Wall Street advanced cautiously on Monday and major indexes were trading flat for the majority of the session. Investors have a round of central bank meetings and economic data to digest this week, and likewise, trading will be heavily influenced by forward looking commentary regarding interest rates, inflation, and growth. To kick the week off, the Reserve Bank of Australia announced their interest rate decision last night, and this looks to be followed up by the FOMC Minutes during the day today, and lastly back-to-back interest rate decisions from the Bank of England and the European Central Bank early Thursday morning. Gross domestic product data is also slated to come out of the Eurozone and England on Wednesday, while Canadian unemployment is the last major event for the week on Friday.
As investors wait for central bank decision to hit the wire, equities and consumers around the world will likely continue to feel the pressure of rising oil, especially as WTI crude futures pushed past $108 a barrel on Monday. Likewise, precious metals are gaining momentum on continuing fears of rising inflation and general economic uncertainty. Gold jumped to $1,440 an ounce early yesterday morning, while silver hit an all-time high of around $38.60 an ounce. While the two metals usually move hand in hand, silver has been outperforming gold in recent months, and it seems that silver still has room to run if it were to fully catch up with gold from a historical perspective [Inflation-Fighting ETFs Back In Focus].
As always, start with a long-term perspective, then gradually zoom-in and pick the latest significant trend you wish to focus on. Consider the daily chart below for the iShares Silver Trust (SLV), which tracks the spot price of Silver Bullion. Since its low point in October of 2008 ($8.45 per share), SLV has been in a clearly defined uptrend. During the fist wave, starting from September 1st in 2008 until September 1st of 2010 (red horizontal line), SLV would rally higher, then gradually come back down towards its 200 day moving average (yellow line).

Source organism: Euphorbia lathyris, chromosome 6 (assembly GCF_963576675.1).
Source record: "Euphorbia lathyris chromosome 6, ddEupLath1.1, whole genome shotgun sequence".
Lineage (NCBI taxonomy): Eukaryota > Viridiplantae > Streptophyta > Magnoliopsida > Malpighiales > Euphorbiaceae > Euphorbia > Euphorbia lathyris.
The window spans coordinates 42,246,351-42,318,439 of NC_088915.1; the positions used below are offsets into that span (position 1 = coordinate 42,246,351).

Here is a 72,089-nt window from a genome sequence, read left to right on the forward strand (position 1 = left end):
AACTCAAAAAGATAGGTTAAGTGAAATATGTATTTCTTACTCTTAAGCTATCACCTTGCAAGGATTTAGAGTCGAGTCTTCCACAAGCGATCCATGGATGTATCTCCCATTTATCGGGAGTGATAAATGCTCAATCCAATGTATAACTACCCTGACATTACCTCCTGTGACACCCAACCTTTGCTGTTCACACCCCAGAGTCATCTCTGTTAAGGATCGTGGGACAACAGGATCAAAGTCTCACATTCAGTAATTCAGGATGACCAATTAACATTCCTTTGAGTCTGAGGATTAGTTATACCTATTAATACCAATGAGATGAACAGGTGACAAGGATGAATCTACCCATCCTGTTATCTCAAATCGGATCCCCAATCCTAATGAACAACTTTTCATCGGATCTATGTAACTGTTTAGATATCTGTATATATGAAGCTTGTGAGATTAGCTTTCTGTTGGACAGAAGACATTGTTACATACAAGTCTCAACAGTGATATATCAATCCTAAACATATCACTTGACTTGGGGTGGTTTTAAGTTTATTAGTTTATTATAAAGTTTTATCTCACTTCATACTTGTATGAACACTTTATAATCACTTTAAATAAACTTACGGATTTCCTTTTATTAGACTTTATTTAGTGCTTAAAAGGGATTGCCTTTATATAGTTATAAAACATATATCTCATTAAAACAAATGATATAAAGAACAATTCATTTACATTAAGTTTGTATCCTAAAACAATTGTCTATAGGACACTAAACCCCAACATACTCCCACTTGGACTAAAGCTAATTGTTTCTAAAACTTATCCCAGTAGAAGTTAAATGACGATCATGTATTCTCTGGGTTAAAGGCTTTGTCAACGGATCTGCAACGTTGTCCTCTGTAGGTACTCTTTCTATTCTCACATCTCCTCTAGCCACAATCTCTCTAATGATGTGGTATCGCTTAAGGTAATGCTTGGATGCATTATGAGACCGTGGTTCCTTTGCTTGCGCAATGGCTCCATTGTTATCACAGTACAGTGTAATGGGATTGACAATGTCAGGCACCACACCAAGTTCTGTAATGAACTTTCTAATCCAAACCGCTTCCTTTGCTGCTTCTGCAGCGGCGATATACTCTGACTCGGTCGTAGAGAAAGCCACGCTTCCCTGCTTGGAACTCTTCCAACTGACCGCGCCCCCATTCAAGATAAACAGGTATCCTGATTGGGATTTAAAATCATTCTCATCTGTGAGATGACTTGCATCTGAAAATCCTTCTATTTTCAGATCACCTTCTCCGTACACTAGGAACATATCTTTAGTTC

After September 1st of 2010 however, SLV clearly defied its past wave-like pattern and entered into a far more aggressive uptrend. Notice how after the red horizontal line SLV’s uptrend becomes steeper, and even more importantly, the fund uses its 20 day (green line) as primary support, unlike the initial phase of its longer-term uptrend during which SLV would use its 200 day moving average as support. This ETF appears to bounce off its 20 day moving average every time it hits it, except in January of 2011 during which SLV endured a slightly greater correction just underneath its 50 day moving average. Given that SLV has continued to soar to new highs after bouncing off its 20 day moving average, its fairly safe to say that until SLV breaks below its 50 day moving average (blue line) the uptrend is still fully intact [consider The Definitive Silver ETF Guide].
SLV opened above $37 a share for the first time on Monday, and the fund will likely continue higher in the coming weeks given the longer-term strength of its uptrend and supporting fundamental factors. The next likely level of resistance is the $40 mark, while support comes in at the 20 day moving average, right above $35 a share. Any brief correction may be used as an entry point, while a close below its 20 day moving average should be treated as an alert, since the fund may then quickly fall to its 50 day moving average or even lower [Commodity ETFs Get No Love From Investors].
Technically speaking, SLV remains in a strong uptrend, and from a long-term perspective investors can use dips/corrections as great opportunities to establish long positions. When taking into account fundamental factors, the case for SLV remains bullish. This precious metal not only mimics the safe haven traits of gold, in serving as a hedge against inflation, market volatility, and geopolitical tensions, its demand is actually primarily driven by industry. In fact, GFMS forecasts that industrial silver demand will rise by one-third in the coming years, up from 15,000 tonnes in 2010 to over 20,000 tonnes in 2015. Economic momentum in emerging markets is also picking up, and likewise the price of silver is increasing thanks to rising incomes and growing demand [also see Precious Metal ETFs: Physical Vs. Equity Exposure].
As always, investors of all experience levels are advised to use stop-loss orders and practice disciplined profit taking techniques.
Disclosure: Long January 40 Call.